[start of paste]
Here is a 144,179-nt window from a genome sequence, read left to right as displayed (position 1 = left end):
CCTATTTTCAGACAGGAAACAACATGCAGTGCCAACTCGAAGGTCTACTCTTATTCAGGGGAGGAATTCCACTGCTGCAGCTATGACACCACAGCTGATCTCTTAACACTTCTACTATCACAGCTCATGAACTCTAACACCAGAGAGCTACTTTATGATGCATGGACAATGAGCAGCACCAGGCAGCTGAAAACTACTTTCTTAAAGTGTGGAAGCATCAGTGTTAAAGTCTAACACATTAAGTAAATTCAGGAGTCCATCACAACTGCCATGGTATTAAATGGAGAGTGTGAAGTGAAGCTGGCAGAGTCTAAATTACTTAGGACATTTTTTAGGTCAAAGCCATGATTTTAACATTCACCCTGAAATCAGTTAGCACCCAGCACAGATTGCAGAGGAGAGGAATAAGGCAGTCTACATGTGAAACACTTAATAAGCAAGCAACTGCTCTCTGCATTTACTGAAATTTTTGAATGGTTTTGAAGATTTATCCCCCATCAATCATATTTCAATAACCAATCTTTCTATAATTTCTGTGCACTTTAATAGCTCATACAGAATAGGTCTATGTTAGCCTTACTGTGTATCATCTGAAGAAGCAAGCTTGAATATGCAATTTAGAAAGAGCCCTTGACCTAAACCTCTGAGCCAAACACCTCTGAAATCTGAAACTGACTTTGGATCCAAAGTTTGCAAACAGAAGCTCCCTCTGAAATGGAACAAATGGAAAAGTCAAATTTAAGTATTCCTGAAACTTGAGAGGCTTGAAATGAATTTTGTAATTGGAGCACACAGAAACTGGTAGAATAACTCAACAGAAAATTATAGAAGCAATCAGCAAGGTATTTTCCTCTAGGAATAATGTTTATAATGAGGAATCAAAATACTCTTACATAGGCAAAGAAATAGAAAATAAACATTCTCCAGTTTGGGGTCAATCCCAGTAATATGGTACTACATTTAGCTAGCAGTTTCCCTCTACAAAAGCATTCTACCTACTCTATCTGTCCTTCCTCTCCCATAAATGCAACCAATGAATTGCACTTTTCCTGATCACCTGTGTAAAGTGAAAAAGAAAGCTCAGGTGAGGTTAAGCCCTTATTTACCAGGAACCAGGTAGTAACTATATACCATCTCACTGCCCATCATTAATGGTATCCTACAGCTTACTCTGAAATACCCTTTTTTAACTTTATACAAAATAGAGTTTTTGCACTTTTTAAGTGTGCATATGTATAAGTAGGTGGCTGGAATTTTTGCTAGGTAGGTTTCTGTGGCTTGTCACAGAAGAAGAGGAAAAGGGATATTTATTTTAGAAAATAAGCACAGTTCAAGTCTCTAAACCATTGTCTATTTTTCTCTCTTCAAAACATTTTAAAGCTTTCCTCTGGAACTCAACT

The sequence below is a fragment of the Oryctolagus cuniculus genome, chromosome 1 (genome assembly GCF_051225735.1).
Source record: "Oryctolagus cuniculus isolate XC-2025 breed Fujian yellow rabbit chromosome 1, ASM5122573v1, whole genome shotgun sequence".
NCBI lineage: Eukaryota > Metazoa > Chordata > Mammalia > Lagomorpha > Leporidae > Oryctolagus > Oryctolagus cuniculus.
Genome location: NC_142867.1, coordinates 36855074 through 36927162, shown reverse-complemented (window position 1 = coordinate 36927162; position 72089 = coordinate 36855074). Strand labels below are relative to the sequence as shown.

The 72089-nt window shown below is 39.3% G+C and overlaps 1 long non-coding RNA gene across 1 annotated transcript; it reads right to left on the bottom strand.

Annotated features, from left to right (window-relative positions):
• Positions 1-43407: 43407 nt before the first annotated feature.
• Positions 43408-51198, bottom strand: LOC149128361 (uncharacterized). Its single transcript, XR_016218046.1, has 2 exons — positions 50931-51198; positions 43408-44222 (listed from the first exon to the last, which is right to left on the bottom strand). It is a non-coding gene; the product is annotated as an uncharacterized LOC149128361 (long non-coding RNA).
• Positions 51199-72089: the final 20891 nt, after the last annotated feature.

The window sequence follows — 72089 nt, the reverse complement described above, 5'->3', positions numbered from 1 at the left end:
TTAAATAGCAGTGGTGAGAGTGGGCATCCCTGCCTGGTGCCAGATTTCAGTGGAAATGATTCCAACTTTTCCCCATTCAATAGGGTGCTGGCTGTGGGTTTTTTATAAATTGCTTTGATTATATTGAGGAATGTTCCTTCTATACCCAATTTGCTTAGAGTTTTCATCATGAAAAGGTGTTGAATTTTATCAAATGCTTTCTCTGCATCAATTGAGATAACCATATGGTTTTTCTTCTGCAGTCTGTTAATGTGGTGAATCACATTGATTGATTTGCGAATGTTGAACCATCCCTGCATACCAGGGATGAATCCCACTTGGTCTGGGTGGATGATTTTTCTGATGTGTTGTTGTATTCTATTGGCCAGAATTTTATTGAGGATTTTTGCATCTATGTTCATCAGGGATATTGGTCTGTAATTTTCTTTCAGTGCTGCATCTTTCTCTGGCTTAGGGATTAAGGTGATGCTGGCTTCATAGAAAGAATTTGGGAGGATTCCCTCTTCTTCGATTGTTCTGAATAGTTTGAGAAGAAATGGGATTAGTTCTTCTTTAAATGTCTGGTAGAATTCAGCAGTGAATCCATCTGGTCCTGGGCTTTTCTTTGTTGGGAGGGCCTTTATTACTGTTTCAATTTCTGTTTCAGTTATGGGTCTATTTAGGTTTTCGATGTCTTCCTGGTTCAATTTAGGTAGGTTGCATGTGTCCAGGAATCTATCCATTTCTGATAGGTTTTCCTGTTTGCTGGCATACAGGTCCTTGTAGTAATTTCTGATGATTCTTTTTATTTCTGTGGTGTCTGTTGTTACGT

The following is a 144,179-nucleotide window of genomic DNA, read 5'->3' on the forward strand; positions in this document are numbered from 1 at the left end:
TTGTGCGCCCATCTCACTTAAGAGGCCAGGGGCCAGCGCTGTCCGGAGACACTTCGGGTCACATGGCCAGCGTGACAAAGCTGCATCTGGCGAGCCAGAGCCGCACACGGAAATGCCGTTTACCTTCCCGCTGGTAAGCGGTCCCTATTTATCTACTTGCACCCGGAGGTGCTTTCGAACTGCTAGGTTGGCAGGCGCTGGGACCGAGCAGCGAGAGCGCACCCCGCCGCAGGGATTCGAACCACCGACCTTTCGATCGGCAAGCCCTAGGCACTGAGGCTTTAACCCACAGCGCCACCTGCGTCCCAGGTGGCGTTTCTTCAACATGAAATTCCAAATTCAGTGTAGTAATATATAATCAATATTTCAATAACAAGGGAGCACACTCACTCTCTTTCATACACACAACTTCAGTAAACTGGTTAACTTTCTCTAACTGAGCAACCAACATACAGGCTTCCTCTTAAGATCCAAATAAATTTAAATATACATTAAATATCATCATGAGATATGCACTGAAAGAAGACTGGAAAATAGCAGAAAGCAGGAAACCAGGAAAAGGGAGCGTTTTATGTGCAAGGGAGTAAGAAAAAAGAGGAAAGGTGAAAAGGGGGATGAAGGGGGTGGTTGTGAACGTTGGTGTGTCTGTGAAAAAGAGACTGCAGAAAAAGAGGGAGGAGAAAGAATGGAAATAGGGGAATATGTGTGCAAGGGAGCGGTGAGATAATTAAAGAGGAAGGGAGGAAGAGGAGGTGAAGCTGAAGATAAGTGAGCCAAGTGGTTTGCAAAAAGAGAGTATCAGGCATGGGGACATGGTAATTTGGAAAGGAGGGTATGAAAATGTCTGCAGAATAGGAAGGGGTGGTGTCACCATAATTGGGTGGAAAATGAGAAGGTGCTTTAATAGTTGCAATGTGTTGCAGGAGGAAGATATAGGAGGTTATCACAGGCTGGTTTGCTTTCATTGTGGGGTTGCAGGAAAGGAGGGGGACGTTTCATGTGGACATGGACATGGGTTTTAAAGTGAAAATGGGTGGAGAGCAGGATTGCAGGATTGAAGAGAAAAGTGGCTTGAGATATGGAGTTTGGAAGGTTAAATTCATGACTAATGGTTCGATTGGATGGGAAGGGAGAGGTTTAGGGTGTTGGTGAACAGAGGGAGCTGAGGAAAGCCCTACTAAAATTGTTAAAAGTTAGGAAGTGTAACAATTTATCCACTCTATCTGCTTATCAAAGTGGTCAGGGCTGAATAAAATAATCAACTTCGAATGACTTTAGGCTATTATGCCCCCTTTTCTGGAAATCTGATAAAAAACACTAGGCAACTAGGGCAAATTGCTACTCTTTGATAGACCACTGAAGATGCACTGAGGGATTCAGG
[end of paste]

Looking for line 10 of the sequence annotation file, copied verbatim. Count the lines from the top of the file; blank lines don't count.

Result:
• Positions 43408-51198, bottom strand: LOC149128361 (uncharacterized). Its single transcript, XR_016218046.1, has 2 exons — positions 50931-51198; positions 43408-44222 (listed from the first exon to the last, which is right to left on the bottom strand). It is a non-coding gene; the product is annotated as an uncharacterized LOC149128361 (long non-coding RNA).